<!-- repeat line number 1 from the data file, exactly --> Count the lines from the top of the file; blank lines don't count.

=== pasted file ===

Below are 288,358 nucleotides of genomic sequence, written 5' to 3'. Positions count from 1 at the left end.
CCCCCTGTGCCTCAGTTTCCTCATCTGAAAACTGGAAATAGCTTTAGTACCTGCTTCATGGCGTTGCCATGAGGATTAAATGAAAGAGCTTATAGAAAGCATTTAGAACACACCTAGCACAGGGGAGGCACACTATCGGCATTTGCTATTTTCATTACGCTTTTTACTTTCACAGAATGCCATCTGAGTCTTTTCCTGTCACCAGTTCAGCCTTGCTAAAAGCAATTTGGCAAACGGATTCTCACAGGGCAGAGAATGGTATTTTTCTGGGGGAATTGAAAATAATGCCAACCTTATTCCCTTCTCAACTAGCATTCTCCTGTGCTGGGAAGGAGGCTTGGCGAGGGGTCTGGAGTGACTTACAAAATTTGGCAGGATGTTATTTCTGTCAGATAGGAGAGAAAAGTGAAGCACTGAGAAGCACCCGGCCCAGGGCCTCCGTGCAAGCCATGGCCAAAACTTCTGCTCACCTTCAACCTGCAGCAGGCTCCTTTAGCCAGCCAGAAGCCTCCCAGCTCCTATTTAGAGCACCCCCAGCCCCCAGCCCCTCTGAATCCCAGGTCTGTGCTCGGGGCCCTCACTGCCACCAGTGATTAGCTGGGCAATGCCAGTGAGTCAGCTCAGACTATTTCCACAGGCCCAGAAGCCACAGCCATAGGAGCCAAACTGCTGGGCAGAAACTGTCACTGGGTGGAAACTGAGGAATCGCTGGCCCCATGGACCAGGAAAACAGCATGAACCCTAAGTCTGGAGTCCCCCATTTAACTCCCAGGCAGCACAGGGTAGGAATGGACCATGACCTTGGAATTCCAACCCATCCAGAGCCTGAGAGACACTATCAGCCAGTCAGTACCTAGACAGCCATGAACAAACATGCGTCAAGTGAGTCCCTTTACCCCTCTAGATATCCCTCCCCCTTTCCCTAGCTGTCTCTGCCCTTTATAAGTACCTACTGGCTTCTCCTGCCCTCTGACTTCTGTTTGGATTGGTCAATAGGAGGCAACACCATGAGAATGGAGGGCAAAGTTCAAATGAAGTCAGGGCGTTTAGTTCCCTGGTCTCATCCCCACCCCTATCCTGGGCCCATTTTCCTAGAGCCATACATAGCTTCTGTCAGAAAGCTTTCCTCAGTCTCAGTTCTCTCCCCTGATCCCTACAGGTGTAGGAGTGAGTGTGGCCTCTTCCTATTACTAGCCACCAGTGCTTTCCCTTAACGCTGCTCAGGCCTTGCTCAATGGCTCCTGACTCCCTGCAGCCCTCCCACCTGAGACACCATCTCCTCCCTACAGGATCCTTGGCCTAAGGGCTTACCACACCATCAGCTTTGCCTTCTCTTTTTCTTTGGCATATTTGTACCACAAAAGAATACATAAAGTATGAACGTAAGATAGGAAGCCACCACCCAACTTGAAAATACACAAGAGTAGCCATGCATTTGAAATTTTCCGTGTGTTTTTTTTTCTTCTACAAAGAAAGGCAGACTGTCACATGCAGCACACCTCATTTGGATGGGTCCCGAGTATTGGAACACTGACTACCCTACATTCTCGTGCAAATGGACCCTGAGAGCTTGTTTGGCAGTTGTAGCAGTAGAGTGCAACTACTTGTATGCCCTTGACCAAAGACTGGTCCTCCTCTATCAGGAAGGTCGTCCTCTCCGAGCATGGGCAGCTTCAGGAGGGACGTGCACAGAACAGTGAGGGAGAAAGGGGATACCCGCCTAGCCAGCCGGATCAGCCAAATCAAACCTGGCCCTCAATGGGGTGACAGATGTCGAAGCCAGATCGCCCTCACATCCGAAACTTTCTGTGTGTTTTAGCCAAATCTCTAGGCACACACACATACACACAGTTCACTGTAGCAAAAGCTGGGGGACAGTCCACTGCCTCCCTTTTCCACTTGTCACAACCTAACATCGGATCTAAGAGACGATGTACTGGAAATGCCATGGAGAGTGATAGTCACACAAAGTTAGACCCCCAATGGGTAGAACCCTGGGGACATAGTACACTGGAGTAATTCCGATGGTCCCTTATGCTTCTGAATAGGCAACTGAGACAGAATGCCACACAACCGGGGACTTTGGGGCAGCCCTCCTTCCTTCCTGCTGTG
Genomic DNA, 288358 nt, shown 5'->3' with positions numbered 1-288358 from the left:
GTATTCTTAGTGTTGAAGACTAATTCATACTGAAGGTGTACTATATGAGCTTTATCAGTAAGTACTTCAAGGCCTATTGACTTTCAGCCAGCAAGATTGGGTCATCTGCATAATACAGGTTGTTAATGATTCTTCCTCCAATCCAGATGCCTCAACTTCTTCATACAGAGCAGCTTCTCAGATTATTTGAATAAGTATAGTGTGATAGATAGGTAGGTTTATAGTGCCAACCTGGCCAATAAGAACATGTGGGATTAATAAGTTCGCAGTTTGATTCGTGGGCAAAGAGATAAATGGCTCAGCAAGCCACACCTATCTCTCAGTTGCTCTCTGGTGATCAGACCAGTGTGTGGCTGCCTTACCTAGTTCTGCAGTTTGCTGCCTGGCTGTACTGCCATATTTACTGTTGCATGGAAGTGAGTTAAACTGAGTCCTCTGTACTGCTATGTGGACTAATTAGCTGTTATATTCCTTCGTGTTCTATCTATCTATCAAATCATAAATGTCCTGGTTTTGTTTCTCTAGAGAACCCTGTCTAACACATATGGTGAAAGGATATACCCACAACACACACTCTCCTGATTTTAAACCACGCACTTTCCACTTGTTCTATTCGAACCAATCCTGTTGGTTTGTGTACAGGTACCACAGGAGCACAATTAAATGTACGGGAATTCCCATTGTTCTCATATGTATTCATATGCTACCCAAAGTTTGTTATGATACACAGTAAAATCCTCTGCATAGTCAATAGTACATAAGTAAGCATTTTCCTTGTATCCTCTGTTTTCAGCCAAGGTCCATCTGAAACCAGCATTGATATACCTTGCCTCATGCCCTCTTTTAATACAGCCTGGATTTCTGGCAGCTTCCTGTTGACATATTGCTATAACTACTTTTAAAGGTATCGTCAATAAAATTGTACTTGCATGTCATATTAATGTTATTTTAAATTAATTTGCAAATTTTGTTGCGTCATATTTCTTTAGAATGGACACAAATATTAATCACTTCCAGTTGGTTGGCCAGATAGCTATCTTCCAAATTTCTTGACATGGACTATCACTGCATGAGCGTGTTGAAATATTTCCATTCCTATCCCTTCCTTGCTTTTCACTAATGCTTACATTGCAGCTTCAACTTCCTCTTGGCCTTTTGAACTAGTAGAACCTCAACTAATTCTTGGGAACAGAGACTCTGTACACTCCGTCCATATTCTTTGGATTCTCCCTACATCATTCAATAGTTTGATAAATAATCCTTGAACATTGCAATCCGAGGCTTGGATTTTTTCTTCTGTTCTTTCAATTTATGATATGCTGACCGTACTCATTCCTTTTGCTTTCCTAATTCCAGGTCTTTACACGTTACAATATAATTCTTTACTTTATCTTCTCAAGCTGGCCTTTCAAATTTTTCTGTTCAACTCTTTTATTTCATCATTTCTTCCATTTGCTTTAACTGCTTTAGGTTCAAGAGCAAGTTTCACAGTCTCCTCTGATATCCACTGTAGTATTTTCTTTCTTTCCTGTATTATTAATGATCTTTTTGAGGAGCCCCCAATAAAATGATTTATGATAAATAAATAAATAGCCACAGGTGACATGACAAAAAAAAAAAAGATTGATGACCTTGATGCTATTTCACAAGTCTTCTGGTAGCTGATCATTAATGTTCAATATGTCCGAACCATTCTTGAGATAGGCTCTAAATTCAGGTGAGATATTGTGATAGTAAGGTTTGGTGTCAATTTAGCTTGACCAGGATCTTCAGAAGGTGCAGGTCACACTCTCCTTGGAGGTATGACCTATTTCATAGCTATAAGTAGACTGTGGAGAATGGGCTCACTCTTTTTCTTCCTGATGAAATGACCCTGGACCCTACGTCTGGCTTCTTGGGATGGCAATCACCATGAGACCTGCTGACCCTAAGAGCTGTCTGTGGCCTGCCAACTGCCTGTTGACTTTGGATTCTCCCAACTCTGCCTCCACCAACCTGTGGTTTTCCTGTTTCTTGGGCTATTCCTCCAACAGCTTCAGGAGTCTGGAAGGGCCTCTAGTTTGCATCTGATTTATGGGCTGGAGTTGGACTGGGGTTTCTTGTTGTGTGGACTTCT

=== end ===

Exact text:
Below are 288,358 nucleotides of genomic sequence, written 5' to 3'. Positions count from 1 at the left end.